Magazine article The CPA Journal

Court Rules on Self-Cancelling Installment Notes

Magazine article The CPA Journal

Court Rules on Self-Cancelling Installment Notes

Article excerpt

In Frane v. Commissioner (No. 92-1818, 7/6/93), the Eighth Circuit considered the case of a taxpayer who at the age of 53 sold stock in his company to his four children. Each child signed a note for the appraised value of the stock payable in annual installments over 20 years for a total principal amount of $141,050. The notes provided that in the event of the taxpayer's death, the unpaid principal and interest of the note would be deemed cancelled as though paid upon the death of the taxpayer.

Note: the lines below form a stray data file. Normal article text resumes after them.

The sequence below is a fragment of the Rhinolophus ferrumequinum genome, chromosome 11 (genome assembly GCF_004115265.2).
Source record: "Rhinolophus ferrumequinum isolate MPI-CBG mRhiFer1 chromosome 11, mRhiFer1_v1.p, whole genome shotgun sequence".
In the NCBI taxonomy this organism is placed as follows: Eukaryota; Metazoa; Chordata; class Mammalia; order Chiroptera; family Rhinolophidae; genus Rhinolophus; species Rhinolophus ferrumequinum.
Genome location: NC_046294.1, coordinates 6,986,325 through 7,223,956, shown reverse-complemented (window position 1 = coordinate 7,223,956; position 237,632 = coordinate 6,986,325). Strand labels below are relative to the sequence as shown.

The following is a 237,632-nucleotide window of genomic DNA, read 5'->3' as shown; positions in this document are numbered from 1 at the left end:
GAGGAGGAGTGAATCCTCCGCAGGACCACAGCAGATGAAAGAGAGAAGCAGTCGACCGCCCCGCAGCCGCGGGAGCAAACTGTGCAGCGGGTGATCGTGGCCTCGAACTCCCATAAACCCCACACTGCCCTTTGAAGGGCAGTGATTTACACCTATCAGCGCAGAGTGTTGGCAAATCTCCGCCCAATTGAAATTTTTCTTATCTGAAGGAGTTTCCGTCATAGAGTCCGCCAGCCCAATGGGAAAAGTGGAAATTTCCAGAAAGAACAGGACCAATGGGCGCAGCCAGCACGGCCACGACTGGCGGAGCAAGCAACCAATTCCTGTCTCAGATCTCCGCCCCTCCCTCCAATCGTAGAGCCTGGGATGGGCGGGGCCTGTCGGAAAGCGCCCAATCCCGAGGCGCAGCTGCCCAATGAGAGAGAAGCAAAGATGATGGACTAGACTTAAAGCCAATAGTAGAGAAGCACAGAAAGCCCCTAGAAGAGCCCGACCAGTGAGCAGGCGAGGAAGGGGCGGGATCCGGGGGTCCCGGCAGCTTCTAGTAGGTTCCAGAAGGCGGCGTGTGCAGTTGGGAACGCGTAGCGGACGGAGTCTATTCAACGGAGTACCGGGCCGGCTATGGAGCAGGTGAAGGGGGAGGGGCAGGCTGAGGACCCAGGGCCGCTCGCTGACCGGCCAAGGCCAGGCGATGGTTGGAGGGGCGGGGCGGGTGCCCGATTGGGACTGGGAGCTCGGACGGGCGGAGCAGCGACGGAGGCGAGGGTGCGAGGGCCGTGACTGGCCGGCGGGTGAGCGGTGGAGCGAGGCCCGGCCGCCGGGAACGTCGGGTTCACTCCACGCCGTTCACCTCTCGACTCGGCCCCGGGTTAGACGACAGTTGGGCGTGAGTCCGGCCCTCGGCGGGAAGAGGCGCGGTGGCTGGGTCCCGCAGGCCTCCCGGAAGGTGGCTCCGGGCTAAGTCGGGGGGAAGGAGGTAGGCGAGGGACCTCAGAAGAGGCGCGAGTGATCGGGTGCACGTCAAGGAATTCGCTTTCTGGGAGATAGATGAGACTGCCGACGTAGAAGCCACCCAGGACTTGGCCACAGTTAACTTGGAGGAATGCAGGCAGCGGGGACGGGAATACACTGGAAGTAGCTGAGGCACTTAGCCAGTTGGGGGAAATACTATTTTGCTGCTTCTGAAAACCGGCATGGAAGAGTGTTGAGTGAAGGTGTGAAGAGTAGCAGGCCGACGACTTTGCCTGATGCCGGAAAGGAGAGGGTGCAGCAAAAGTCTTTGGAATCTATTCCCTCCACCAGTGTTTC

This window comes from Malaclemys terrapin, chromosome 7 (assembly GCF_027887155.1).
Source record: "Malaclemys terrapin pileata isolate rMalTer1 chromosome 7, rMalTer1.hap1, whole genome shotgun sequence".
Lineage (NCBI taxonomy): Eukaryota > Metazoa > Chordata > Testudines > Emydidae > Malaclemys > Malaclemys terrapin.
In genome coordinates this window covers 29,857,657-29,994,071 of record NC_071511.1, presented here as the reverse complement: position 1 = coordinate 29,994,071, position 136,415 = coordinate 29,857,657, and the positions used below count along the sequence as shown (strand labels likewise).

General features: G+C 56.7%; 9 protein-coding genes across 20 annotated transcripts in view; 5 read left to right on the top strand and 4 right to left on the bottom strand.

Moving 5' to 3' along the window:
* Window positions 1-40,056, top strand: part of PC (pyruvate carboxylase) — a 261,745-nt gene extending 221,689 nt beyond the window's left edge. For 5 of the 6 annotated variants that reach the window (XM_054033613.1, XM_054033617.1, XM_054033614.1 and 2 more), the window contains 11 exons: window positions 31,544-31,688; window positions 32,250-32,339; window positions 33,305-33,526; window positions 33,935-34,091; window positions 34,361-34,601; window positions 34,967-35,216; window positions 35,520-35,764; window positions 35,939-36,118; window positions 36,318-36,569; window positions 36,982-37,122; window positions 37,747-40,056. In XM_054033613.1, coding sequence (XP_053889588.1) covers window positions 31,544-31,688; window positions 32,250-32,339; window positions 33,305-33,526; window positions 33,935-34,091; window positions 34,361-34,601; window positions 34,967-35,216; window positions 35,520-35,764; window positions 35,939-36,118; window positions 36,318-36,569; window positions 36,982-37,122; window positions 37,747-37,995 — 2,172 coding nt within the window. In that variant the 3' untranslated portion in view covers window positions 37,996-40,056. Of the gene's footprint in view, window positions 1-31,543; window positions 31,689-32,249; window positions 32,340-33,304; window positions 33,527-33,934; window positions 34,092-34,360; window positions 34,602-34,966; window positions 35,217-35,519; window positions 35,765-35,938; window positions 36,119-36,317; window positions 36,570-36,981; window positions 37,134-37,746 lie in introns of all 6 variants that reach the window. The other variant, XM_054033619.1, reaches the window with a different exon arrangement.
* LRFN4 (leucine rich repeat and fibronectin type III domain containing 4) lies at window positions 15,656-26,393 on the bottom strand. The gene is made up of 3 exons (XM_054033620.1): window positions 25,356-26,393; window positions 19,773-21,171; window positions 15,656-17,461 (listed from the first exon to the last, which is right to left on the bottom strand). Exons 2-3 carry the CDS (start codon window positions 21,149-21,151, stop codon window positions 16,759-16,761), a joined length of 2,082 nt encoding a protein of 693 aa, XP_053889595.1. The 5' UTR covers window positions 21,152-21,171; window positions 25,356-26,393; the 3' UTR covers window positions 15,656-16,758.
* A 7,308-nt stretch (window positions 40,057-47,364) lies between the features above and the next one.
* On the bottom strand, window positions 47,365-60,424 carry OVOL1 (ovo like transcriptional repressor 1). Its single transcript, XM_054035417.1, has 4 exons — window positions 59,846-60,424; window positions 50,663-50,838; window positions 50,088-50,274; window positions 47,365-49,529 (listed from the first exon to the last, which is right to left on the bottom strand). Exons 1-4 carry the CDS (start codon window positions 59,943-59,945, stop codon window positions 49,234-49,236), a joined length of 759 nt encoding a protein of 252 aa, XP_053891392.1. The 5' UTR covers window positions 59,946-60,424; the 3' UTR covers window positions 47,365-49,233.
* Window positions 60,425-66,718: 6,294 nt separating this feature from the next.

To compensate the taxpayer for assuming the risk that he would die before 20 years passed and thus not receive full payment on the notes, the notes included an above-market interest rate of 12 percent. However, at the time of the sale of the stock, the taxpayer's life expectancy exceeded the 20-year term of the promissory notes.

The taxpayer only lived to receive two of the installments on the notes. He recognized a portion of each installment as income measured by his basis in the stock and the full contract price. After he died, his children made no further payments, and neither his last income tax return nor the estate's income tax return reported any income resulting from the self-cancellation of the notes. …

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